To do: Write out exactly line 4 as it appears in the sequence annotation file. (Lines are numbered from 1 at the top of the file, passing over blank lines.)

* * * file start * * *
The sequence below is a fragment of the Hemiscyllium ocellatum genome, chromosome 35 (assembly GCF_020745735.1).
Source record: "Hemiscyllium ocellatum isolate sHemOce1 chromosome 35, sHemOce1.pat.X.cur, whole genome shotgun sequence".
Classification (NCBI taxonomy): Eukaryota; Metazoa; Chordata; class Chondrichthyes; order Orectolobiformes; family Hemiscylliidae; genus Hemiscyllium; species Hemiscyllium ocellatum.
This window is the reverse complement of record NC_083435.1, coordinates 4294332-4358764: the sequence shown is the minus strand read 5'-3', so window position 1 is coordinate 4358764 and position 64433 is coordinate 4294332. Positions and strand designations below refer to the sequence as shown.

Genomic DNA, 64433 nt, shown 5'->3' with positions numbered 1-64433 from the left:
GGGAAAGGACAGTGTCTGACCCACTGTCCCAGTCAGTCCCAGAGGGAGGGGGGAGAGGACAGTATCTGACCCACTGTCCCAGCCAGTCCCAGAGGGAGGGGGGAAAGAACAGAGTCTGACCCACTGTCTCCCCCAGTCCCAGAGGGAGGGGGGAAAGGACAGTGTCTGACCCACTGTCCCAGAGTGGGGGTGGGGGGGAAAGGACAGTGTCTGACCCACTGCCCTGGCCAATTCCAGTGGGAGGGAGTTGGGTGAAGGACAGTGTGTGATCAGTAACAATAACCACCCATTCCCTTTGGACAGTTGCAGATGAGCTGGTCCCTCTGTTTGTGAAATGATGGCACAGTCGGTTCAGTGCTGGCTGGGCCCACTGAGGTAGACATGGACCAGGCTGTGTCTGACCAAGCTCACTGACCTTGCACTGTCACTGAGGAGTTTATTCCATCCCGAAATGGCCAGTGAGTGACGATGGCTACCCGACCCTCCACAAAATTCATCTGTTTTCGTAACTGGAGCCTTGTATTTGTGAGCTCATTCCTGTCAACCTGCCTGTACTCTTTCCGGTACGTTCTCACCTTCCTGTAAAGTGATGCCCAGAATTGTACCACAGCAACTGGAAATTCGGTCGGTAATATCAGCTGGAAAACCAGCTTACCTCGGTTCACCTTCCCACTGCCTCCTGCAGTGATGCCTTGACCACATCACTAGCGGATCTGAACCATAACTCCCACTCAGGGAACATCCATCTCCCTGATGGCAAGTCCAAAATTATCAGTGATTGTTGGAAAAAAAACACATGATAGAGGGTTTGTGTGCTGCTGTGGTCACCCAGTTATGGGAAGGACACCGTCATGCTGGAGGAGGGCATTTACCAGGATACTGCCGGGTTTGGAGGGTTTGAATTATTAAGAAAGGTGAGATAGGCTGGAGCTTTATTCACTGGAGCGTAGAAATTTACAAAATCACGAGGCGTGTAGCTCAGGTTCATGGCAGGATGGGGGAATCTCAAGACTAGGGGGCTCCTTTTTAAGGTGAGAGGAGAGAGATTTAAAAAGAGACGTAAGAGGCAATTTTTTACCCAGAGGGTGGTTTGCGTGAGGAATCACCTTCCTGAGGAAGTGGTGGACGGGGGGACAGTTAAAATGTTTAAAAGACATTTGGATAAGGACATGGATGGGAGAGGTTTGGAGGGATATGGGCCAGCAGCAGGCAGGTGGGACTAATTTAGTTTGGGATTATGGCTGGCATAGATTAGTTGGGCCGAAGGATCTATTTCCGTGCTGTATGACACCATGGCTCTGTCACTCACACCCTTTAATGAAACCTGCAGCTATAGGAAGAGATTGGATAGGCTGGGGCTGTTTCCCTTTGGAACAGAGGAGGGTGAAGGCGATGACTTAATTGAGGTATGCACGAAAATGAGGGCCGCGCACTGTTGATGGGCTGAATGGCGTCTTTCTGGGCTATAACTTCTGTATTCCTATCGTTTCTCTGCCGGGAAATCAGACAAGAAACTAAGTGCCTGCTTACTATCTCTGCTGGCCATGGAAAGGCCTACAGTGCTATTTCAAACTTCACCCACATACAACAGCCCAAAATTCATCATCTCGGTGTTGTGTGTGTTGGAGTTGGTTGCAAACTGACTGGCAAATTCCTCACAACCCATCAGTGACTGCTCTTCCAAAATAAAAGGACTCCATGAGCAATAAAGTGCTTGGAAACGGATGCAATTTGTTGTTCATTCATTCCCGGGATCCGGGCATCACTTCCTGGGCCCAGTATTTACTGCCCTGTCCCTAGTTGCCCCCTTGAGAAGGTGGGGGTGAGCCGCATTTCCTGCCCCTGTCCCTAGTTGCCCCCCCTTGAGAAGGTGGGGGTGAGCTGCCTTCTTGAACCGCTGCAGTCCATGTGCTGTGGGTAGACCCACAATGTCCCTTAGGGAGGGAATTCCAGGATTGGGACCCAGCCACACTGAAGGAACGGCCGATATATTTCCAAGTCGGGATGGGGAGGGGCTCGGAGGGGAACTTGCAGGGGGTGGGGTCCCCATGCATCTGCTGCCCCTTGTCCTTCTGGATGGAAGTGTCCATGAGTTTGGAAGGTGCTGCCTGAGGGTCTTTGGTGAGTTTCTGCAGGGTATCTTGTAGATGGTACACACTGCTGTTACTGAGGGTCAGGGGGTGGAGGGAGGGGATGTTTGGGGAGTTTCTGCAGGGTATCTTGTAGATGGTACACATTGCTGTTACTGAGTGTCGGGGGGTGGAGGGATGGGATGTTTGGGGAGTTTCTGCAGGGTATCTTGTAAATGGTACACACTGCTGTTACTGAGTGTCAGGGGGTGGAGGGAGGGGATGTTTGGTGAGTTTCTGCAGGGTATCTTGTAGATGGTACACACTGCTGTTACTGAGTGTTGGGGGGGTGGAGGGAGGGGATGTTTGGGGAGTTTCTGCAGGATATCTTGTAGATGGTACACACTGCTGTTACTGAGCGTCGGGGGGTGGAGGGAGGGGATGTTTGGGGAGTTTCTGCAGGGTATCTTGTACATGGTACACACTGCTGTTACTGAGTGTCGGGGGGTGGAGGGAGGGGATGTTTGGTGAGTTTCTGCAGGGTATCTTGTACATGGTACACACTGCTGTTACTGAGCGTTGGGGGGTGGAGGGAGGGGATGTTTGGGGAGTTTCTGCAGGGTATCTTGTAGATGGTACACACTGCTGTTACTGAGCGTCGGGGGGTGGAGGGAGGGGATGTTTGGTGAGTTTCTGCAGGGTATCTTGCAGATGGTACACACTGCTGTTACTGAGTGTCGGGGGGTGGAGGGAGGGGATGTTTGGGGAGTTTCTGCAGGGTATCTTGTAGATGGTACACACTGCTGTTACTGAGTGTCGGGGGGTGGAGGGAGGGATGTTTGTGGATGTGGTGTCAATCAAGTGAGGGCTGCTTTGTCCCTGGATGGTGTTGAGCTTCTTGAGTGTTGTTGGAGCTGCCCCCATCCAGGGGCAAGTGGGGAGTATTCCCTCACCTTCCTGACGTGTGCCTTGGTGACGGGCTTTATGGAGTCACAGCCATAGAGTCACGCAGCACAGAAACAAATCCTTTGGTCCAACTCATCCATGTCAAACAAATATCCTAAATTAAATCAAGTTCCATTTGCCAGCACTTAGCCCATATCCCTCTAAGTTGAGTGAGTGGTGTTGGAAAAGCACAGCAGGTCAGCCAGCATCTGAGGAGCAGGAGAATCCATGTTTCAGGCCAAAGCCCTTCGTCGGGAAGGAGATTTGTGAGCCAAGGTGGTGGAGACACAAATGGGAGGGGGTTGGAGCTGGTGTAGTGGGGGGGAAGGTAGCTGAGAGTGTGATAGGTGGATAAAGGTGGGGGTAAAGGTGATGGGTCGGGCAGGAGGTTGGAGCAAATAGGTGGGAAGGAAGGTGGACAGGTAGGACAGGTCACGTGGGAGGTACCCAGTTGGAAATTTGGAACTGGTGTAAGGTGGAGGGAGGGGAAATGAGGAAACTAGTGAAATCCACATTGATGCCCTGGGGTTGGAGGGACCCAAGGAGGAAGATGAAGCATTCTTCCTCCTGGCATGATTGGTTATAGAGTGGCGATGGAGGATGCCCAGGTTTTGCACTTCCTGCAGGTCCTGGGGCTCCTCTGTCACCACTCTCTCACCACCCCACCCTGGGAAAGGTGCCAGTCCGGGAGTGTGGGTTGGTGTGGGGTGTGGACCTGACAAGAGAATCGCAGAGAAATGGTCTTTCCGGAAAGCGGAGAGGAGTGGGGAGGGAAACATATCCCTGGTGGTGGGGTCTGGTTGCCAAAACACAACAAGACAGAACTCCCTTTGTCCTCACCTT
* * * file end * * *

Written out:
This window is the reverse complement of record NC_083435.1, coordinates 4294332-4358764: the sequence shown is the minus strand read 5'-3', so window position 1 is coordinate 4358764 and position 64433 is coordinate 4294332. Positions and strand designations below refer to the sequence as shown.